One of the things I hear a lot when I’m poking around in reader groups is how much readers want “realistic” fiction. For the longest time, this gave me a lot of hope. My stories are full of realism!
Over time, however, I’ve started to wonder if maybe my definition of realistic is different than the majority of readers. (Kind of like how I don’t see a lot of reality in reality television.)
When I say I like realistic romance, I’m looking for several different things. First up, the characters.
Realistic characters, to me, means the people in the book should feel like people I might know (or I could get to know, given the right situation.) So, more often than not, that rules out the mega billionaire, the movie star (or other famous person), and royalty. And none of that is to slam those sorts of novels – if those are your jam, read on! When I’m not reading romance, I’m more often than not reading something with spaceships and aliens in it or a detective chasing down a serial killer.
“But Elizabeth,” you might say. “Don’t you ever think your scifi has realistic characters?” And I guess I go to…kind of? I can see the argument for a realistic character being anyone who behaves and speaks in a way that’s accessible and approachable. Maybe it’s splitting hairs, but I’d be more inclined to say those scifi characters are relatable. Not realistic.
Relatable totally matters though! If there aren’t characters I can care about, I know reading the book isn’t going to be as enjoyable as it could be.
More than the characters though, at least for me, for a story to be realistic, I want to see these characters struggling with modern-day problems. I want to see them not have all the answers. I want to see them seek out advice and wrestle with God. And I maybe even want to see them get it wrong now and then. I want them to the “wrong kind” of friends and not live in a picture-perfect small town where there’s only the two old women who gossip mercilessly as the fly in the ointment.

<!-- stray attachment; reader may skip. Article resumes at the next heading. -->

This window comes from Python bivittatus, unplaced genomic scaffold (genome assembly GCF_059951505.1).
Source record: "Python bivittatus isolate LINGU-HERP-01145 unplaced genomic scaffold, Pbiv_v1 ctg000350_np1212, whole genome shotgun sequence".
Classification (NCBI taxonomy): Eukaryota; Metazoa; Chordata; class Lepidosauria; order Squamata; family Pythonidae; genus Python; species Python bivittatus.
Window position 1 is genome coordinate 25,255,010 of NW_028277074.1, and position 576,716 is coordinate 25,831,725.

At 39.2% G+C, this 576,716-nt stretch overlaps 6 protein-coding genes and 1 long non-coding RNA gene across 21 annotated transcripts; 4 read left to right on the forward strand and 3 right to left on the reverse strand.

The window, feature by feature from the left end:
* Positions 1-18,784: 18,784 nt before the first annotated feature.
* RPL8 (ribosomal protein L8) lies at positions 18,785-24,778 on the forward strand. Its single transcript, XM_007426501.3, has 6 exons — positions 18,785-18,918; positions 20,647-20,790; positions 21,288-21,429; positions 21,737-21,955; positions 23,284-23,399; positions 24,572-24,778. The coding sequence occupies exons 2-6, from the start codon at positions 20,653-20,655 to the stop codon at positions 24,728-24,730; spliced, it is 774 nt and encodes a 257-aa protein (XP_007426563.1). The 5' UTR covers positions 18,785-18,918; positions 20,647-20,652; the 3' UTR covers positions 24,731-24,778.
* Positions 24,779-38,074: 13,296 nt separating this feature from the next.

These are the stories that I try to write. It’s why my books include Christian women who have had an abortion and discovered it wasn’t the total solution to their problem they hoped it would be. Or a pregnant teen with a father who’s trying to be supportive but failing miserably. Or a recovering alcoholic who has swung past grace into legalism because he’s still so ashamed of his past, despite Jesus’ forgiveness. Or couples going through infertility and being tempted to give up on their marriage because easy is a lot more attractive than perseverance.
But those story lines haven’t been commercially successful.
And so I started to tweak things. I moved out of the city and suburbs to a small town. With my Peacock Hill books, I tried hard to keep things lighter. And I managed it for three books. Then one of my characters turned up with a gay best friend. I contemplated taking Brian out, but he was there. Just like he would be in our real lives. And figuring out the right way to love as Jesus would love while still holding to the Truth of the Bible is the kind of thing we should all be wrestling with if we’re going to live in today’s world.
I thought Brian might be a one book guy. But he’s back in the next book–possibly with even more air time than in the previous–and I love him. Because, to me, he’s realistic. And the challenges he brings to the page are also realistic. But I suspect he’s going to end up being too realistic for the bulk of the readers out there. And that’s okay.
I’ve been doing a lot of thinking about what to write when I finish my Peacock Hill series in the fall. There’s a part of me that wants to figure out what stories are selling and join that crew – there are bills to pay, after all! But the larger part of me has realized what a relief it’s been to write Brian and return to incorporating the challenges of living for Jesus in today’s culture that are so often pushed aside as hot button political topics rather than heart issues with which we all have to grapple.
What about you? When you say (if you say) you want to read realistic fiction, what do you mean? What are you looking for? I’d love to know!
I’ll choose 2 commenters to have their choice of my books on the morning of Saturday, July 20th.